CI: I was very fortunate, as I was with my last book, to have access to the extensive collection of archive images at The Garden Museum in London. Although there are many group photographs of Victorian gardeners posing with the tools of their trade, it was quite tricky to find portraits of named gardeners, as few were recorded for posterity in this way, which reflects their status in society. It was also very difficult to find enough colour images to satisfy the publishers – all these remarkable photographs are, of course, in black and white.
NGDM: Two photos in the book jumped out at me — and they’re both of women. One has a woman in full Victorian attire — as if she were going to a garden party — while pushing a lawn mower. The other features a trio of women in men’s clothing. When you’re in your own garden, what’s most comfortable for you to wear?
CI: I love that photograph of the women gardeners at Kew, looking rather defensive in their breeches and boots. The staff at Kew were put in a tricky position when they took on these first women gardeners as there was no precedent for female gardening attire – women would not dare to show their ankles, let alone don a pair of trousers! The voluminous skirts of Victorian fashion were liable to squash the plants, and frills and lace were hardly practical for digging, barrowing and muck-spreading. The decision to allow women to wear the same clothes as men may seem like a radical act of equality, but I suspect it was made out of necessity and a lack of other options.
The idea of wearing a shirt and tie and a three-piece suit for gardening does strike me as uncommonly impractical, not to mention uncomfortable – I prefer jeans and a T-shirt and a sunhat (I’m very much a fair weather gardener, I’m afraid).
What gardening clothing or garden tool could you not live without?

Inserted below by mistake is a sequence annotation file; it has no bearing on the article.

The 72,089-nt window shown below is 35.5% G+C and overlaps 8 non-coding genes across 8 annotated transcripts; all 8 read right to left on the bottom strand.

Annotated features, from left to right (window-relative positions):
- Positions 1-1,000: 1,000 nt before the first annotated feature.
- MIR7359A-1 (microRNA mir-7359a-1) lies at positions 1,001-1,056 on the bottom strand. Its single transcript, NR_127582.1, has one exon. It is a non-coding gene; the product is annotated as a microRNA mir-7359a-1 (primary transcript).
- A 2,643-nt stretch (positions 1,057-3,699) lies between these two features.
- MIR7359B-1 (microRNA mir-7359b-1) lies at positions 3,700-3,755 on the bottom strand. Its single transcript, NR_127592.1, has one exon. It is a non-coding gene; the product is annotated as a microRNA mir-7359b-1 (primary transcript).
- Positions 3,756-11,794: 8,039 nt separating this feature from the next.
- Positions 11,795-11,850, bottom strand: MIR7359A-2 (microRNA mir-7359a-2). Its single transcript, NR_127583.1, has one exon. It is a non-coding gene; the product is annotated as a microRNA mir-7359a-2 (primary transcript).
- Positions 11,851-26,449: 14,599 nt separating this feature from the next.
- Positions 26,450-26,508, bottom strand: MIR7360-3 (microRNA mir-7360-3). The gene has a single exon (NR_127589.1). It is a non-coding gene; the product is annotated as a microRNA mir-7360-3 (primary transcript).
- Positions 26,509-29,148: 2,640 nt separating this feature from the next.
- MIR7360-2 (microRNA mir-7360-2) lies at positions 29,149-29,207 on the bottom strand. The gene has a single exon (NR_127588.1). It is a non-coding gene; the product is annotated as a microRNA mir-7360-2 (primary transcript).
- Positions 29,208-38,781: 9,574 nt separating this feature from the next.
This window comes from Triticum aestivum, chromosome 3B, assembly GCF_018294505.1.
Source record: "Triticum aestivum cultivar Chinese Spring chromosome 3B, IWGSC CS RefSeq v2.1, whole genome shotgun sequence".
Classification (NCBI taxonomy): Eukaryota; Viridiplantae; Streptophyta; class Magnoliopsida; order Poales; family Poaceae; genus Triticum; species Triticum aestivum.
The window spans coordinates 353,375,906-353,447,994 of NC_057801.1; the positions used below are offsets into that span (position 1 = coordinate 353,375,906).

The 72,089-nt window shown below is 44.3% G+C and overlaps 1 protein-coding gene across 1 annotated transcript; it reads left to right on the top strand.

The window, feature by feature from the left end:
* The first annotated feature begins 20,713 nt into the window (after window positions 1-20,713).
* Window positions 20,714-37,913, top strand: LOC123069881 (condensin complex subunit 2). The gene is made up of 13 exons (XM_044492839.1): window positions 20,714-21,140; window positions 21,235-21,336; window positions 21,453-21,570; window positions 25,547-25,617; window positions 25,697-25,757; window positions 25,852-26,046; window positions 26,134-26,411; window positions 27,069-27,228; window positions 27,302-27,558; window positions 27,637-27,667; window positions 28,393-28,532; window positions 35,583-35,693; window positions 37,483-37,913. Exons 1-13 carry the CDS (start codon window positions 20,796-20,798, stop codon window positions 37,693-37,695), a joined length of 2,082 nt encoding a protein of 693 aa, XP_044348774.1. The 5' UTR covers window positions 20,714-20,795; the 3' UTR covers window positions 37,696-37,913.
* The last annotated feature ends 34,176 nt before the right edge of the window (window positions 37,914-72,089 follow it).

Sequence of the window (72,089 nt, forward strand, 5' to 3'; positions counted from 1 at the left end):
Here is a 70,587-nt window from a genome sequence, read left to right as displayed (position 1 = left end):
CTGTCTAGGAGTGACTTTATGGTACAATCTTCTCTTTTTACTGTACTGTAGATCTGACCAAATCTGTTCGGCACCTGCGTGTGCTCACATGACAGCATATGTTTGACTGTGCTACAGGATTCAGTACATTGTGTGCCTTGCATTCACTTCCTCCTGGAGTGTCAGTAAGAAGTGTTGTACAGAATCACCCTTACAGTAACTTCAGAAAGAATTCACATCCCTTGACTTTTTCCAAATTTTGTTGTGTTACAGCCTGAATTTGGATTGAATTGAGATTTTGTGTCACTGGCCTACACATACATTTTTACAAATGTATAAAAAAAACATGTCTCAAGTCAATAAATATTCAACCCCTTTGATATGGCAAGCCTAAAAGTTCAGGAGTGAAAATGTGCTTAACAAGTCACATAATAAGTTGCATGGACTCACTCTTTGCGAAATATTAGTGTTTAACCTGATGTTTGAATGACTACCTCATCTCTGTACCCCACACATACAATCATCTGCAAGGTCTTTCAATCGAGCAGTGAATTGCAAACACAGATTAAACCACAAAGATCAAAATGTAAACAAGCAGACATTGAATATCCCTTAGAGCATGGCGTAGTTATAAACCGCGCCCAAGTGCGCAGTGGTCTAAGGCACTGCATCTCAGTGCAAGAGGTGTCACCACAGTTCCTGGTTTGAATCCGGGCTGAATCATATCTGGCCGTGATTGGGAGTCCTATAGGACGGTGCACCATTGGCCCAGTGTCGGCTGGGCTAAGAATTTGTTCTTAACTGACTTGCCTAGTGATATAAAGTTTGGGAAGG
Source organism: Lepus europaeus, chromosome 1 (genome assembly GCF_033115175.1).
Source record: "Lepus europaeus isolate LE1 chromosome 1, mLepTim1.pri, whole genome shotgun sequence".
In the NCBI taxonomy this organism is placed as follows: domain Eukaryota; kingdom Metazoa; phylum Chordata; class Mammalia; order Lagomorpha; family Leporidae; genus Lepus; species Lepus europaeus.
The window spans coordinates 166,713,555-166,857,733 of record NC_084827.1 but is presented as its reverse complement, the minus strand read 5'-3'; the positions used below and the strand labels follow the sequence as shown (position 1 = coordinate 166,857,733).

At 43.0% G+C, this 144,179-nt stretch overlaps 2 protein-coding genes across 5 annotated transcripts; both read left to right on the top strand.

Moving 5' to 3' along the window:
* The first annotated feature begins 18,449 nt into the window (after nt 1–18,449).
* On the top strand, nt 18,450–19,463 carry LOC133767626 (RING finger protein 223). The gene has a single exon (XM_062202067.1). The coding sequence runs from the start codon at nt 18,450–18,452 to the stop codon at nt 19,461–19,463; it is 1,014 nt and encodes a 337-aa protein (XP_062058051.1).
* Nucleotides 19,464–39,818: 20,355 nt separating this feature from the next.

If you would like to win your own copy of Caroline Ikin’s The Victorian Gardener, please leave a comment about the garden clothing or garden tool you could not live without. For a second chance to win, please visit the Nitty Gritty Dirt Man Facebook page, and answer the same question there.
Entries should be received by Friday, May 16. A winner will be announced on Sunday, May 18.
Thanks for participating — and Happy Mother’s Day!
Wow! What a week it’s been. Comments from all over the world arrived on both this site and my Facebook page. Not only did I appreciate your interaction with the post, but after reading each comment I learned so much about all of you.
The one thing you all had in common is that you are a very creative group! It was refreshing and impressive to see how many of you are not deterred by age, proudly holding onto crayons and colored pencils to use in all sorts of coloring books.
To select a winner, I created a spreadsheet of commenters, each one receiving a number. I then went to Random.org, where I inputted the number range in the “True Random Number Generator.” The next step was to hit the “generate” button . . .
And the winner is . . .
This post begins and ends with a gift.